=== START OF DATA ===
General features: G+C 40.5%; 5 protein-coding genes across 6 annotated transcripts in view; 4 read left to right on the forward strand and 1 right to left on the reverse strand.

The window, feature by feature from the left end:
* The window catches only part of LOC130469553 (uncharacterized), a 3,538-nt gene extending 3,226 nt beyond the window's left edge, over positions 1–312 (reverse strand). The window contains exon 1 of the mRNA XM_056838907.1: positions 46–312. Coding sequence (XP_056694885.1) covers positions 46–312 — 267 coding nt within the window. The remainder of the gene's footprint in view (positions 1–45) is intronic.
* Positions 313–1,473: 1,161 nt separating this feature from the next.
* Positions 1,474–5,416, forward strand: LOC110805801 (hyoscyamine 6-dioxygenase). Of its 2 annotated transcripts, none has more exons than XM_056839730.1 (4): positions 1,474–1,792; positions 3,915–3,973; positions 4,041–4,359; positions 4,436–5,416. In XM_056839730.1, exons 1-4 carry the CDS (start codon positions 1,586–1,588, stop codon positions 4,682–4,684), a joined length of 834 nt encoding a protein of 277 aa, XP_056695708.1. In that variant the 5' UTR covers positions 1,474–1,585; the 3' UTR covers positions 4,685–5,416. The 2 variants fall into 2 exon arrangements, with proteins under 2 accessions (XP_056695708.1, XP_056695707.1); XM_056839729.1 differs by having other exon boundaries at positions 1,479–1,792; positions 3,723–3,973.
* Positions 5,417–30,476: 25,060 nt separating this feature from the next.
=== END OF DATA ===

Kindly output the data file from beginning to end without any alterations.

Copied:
General features: G+C 40.5%; 5 protein-coding genes across 6 annotated transcripts in view; 4 read left to right on the forward strand and 1 right to left on the reverse strand.

The window, feature by feature from the left end:
* The window catches only part of LOC130469553 (uncharacterized), a 3,538-nt gene extending 3,226 nt beyond the window's left edge, over positions 1–312 (reverse strand). The window contains exon 1 of the mRNA XM_056838907.1: positions 46–312. Coding sequence (XP_056694885.1) covers positions 46–312 — 267 coding nt within the window. The remainder of the gene's footprint in view (positions 1–45) is intronic.
* Positions 313–1,473: 1,161 nt separating this feature from the next.
* Positions 1,474–5,416, forward strand: LOC110805801 (hyoscyamine 6-dioxygenase). Of its 2 annotated transcripts, none has more exons than XM_056839730.1 (4): positions 1,474–1,792; positions 3,915–3,973; positions 4,041–4,359; positions 4,436–5,416. In XM_056839730.1, exons 1-4 carry the CDS (start codon positions 1,586–1,588, stop codon positions 4,682–4,684), a joined length of 834 nt encoding a protein of 277 aa, XP_056695708.1. In that variant the 5' UTR covers positions 1,474–1,585; the 3' UTR covers positions 4,685–5,416. The 2 variants fall into 2 exon arrangements, with proteins under 2 accessions (XP_056695708.1, XP_056695707.1); XM_056839729.1 differs by having other exon boundaries at positions 1,479–1,792; positions 3,723–3,973.
* Positions 5,417–30,476: 25,060 nt separating this feature from the next.